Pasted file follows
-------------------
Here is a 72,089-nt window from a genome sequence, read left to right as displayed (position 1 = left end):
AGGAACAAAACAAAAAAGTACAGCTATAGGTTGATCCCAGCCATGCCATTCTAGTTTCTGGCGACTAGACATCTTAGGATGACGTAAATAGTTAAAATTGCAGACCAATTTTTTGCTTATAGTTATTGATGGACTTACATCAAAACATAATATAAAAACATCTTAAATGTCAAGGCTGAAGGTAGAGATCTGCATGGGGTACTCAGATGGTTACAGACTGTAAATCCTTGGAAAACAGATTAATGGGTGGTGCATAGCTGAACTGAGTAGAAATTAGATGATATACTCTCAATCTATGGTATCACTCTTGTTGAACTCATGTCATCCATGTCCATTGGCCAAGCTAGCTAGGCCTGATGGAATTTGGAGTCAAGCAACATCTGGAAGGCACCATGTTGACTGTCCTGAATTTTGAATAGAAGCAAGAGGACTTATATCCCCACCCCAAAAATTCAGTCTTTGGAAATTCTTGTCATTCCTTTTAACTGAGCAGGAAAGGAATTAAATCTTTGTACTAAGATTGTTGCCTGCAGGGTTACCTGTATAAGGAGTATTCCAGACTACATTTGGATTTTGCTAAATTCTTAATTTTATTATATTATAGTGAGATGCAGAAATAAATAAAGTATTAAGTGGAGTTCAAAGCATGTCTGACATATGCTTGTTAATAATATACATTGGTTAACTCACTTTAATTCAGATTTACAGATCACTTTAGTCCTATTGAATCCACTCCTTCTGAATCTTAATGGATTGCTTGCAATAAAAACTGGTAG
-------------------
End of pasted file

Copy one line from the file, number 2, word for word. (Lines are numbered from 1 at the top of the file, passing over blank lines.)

AGGAACAAAACAAAAAAGTACAGCTATAGGTTGATCCCAGCCATGCCATTCTAGTTTCTGGCGACTAGACATCTTAGGATGACGTAAATAGTTAAAATTGCAGACCAATTTTTTGCTTATAGTTATTGATGGACTTACATCAAAACATAATATAAAAACATCTTAAATGTCAAGGCTGAAGGTAGAGATCTGCATGGGGTACTCAGATGGTTACAGACTGTAAATCCTTGGAAAACAGATTAATGGGTGGTGCATAGCTGAACTGAGTAGAAATTAGATGATATACTCTCAATCTATGGTATCACTCTTGTTGAACTCATGTCATCCATGTCCATTGGCCAAGCTAGCTAGGCCTGATGGAATTTGGAGTCAAGCAACATCTGGAAGGCACCATGTTGACTGTCCTGAATTTTGAATAGAAGCAAGAGGACTTATATCCCCACCCCAAAAATTCAGTCTTTGGAAATTCTTGTCATTCCTTTTAACTGAGCAGGAAAGGAATTAAATCTTTGTACTAAGATTGTTGCCTGCAGGGTTACCTGTATAAGGAGTATTCCAGACTACATTTGGATTTTGCTAAATTCTTAATTTTATTATATTATAGTGAGATGCAGAAATAAATAAAGTATTAAGTGGAGTTCAAAGCATGTCTGACATATGCTTGTTAATAATATACATTGGTTAACTCACTTTAATTCAGATTTACAGATCACTTTAGTCCTATTGAATCCACTCCTTCTGAATCTTAATGGATTGCTTGCAATAAAAACTGGTAG